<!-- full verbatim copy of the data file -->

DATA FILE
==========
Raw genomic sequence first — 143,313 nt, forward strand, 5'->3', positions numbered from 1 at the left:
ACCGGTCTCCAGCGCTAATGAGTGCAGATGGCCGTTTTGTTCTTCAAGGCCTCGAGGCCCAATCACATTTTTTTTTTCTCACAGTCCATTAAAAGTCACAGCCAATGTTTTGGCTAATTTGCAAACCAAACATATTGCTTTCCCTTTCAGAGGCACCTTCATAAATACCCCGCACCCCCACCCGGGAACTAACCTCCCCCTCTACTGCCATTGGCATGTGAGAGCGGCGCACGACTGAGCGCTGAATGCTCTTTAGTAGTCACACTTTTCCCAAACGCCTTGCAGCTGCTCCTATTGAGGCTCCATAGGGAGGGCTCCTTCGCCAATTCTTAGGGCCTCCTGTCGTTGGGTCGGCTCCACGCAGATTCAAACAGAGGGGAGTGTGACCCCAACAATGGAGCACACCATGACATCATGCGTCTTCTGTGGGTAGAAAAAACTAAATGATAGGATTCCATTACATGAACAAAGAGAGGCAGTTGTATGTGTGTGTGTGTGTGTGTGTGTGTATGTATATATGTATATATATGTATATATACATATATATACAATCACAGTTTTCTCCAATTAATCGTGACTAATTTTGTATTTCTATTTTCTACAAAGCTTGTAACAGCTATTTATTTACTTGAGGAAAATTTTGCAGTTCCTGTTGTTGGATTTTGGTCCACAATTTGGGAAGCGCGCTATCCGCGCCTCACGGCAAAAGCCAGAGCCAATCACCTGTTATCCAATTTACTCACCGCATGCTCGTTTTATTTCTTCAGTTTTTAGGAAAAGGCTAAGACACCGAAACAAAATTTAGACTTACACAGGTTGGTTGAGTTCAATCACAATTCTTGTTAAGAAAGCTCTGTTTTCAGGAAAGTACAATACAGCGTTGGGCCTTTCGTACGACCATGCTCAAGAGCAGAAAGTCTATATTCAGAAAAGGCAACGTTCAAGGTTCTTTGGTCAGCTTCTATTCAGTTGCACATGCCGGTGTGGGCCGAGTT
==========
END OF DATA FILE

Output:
Raw genomic sequence first — 143,313 nt, forward strand, 5'->3', positions numbered from 1 at the left:
ACCGGTCTCCAGCGCTAATGAGTGCAGATGGCCGTTTTGTTCTTCAAGGCCTCGAGGCCCAATCACATTTTTTTTTTCTCACAGTCCATTAAAAGTCACAGCCAATGTTTTGGCTAATTTGCAAACCAAACATATTGCTTTCCCTTTCAGAGGCACCTTCATAAATACCCCGCACCCCCACCCGGGAACTAACCTCCCCCTCTACTGCCATTGGCATGTGAGAGCGGCGCACGACTGAGCGCTGAATGCTCTTTAGTAGTCACACTTTTCCCAAACGCCTTGCAGCTGCTCCTATTGAGGCTCCATAGGGAGGGCTCCTTCGCCAATTCTTAGGGCCTCCTGTCGTTGGGTCGGCTCCACGCAGATTCAAACAGAGGGGAGTGTGACCCCAACAATGGAGCACACCATGACATCATGCGTCTTCTGTGGGTAGAAAAAACTAAATGATAGGATTCCATTACATGAACAAAGAGAGGCAGTTGTATGTGTGTGTGTGTGTGTGTGTGTGTATGTATATATGTATATATATGTATATATACATATATATACAATCACAGTTTTCTCCAATTAATCGTGACTAATTTTGTATTTCTATTTTCTACAAAGCTTGTAACAGCTATTTATTTACTTGAGGAAAATTTTGCAGTTCCTGTTGTTGGATTTTGGTCCACAATTTGGGAAGCGCGCTATCCGCGCCTCACGGCAAAAGCCAGAGCCAATCACCTGTTATCCAATTTACTCACCGCATGCTCGTTTTATTTCTTCAGTTTTTAGGAAAAGGCTAAGACACCGAAACAAAATTTAGACTTACACAGGTTGGTTGAGTTCAATCACAATTCTTGTTAAGAAAGCTCTGTTTTCAGGAAAGTACAATACAGCGTTGGGCCTTTCGTACGACCATGCTCAAGAGCAGAAAGTCTATATTCAGAAAAGGCAACGTTCAAGGTTCTTTGGTCAGCTTCTATTCAGTTGCACATGCCGGTGTGGGCCGAGTT